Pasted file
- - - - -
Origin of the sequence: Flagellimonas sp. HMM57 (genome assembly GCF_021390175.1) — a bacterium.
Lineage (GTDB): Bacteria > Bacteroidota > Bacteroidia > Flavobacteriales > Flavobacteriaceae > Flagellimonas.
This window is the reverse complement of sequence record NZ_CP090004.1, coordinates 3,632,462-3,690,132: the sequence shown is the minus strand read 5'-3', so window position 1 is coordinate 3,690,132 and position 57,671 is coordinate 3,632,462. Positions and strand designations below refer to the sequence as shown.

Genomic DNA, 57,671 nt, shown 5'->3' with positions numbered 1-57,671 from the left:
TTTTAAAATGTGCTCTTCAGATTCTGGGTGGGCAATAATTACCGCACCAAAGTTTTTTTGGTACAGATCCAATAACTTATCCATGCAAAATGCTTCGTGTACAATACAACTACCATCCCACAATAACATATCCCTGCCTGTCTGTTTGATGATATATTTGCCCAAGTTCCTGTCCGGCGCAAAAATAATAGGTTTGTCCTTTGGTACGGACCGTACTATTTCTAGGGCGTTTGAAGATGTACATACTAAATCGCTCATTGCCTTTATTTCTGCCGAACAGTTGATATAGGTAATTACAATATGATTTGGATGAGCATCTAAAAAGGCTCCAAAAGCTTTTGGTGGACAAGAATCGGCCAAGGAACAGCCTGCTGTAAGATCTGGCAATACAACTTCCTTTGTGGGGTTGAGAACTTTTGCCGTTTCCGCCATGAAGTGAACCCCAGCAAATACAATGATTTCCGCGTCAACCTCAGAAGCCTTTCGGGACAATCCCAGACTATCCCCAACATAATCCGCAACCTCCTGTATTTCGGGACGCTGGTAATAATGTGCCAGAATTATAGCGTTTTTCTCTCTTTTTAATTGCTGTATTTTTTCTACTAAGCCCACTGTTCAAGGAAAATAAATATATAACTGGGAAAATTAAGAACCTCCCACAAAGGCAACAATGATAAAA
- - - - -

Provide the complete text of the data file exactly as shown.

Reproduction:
Origin of the sequence: Flagellimonas sp. HMM57 (genome assembly GCF_021390175.1) — a bacterium.
Lineage (GTDB): Bacteria > Bacteroidota > Bacteroidia > Flavobacteriales > Flavobacteriaceae > Flagellimonas.
This window is the reverse complement of sequence record NZ_CP090004.1, coordinates 3,632,462-3,690,132: the sequence shown is the minus strand read 5'-3', so window position 1 is coordinate 3,690,132 and position 57,671 is coordinate 3,632,462. Positions and strand designations below refer to the sequence as shown.

Genomic DNA, 57,671 nt, shown 5'->3' with positions numbered 1-57,671 from the left:
TTTTAAAATGTGCTCTTCAGATTCTGGGTGGGCAATAATTACCGCACCAAAGTTTTTTTGGTACAGATCCAATAACTTATCCATGCAAAATGCTTCGTGTACAATACAACTACCATCCCACAATAACATATCCCTGCCTGTCTGTTTGATGATATATTTGCCCAAGTTCCTGTCCGGCGCAAAAATAATAGGTTTGTCCTTTGGTACGGACCGTACTATTTCTAGGGCGTTTGAAGATGTACATACTAAATCGCTCATTGCCTTTATTTCTGCCGAACAGTTGATATAGGTAATTACAATATGATTTGGATGAGCATCTAAAAAGGCTCCAAAAGCTTTTGGTGGACAAGAATCGGCCAAGGAACAGCCTGCTGTAAGATCTGGCAATACAACTTCCTTTGTGGGGTTGAGAACTTTTGCCGTTTCCGCCATGAAGTGAACCCCAGCAAATACAATGATTTCCGCGTCAACCTCAGAAGCCTTTCGGGACAATCCCAGACTATCCCCAACATAATCCGCAACCTCCTGTATTTCGGGACGCTGGTAATAATGTGCCAGAATTATAGCGTTTTTCTCTCTTTTTAATTGCTGTATTTTTTCTACTAAGCCCACTGTTCAAGGAAAATAAATATATAACTGGGAAAATTAAGAACCTCCCACAAAGGCAACAATGATAAAA